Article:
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How to Run a Historiography, or: Chymistry Rides High July 3, 2011

Posted by Will Thomas in Chymistry.
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I know, I know, my scholarly crush on the chymistry literature is probably getting a little embarrassing. But I want to make sure everyone is taking notes like I am, because William Newman, Lawrence Principe, and their crowd are really putting on a clinic on how to run a proper historiography. The latest lesson is in putting together a good Isis Focus section: “Alchemy and the History of Science”, organized by Bruce Moran, and available free of charge in the latest issue.

I’ve been very happy to see this specialty spring to success, receiving both scholarly praise and public exposure in places like the American Association for the Advancement of Science, the Economist, and the New York Times. I am a bit worried that this success will be held up as simply a product of the virtues of historical scholarship. To an extent it should be, for reasons I will discuss, but I also think it’s important that the rest of us — including those of us working in decidedly remote terrain like 20th-century science — pay close attention to what these scholars are doing particularly right.


David Hume on the Reduction of Sentiments January 21, 2011

Posted by Will Thomas in Chymistry, History of the Human Sciences.
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This post illustrates some points concerning how arguments were constructed in 18th century philosophy, which I made in my last post on the historical science-economics relationship.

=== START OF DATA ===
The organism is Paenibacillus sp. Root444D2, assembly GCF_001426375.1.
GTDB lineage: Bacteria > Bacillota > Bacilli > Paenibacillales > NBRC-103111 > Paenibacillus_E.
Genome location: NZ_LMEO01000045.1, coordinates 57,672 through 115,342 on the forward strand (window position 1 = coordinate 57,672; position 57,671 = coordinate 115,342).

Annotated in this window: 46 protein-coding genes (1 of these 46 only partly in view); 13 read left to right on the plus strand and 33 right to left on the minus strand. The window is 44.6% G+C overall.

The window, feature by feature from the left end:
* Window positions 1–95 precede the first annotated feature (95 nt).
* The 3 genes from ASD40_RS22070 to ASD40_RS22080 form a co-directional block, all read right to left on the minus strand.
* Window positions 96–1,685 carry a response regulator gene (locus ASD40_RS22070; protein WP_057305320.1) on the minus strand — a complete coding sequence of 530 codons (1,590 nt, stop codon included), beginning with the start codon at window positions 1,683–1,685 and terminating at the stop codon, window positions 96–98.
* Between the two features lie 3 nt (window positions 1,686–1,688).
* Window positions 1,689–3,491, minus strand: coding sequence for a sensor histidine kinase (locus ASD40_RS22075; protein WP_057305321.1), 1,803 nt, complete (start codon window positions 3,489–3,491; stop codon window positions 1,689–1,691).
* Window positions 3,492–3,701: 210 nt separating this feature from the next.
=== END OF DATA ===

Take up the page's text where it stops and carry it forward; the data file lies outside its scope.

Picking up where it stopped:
Last summer I was staying over at someone’s house and happened to notice an old college copy of David Hume (1711-1776), I think An Enquiry Concerning the Principles of Morals (1751), sitting on a bookshelf.  With a little downtime on my hands, I decided to have a quick skim.  What struck me at the time was Hume’s use of historical events and poets’ observations as facts or phenomena that could be fit within a more systematized theory of human sentiments.  I was going to write about that, but, going back, either I wasn’t reading the same thing, or Hume just doesn’t use the device as much as I thought (preferring more vague references to common experience and opinion).  So, never mind that.

What did grab me on re-reading is Hume’s well-known argument against a reduction of human sentiment to self-interest, per Thomas Hobbes (1588-1679) among others.  Hume framed his criticism in an interesting way:

An Epicurean or a Hobbist readily allows, that there is such a thing as a friendship in the world, without hypocrisy or disguise; though he may attempt, by a philosophical chymistry, to resolve the elements of this passion, if I may so speak, into those of another, and explain every affection to be self-love, twisted and moulded, by a particular turn of imagination, into a variety of appearances. But as the same turn of imagination prevails not in every man, nor gives the same direction to the original passion; this is sufficient even according to the selfish system to make the widest difference in human characters, and denominate one man virtuous and humane, another vicious and meanly interested.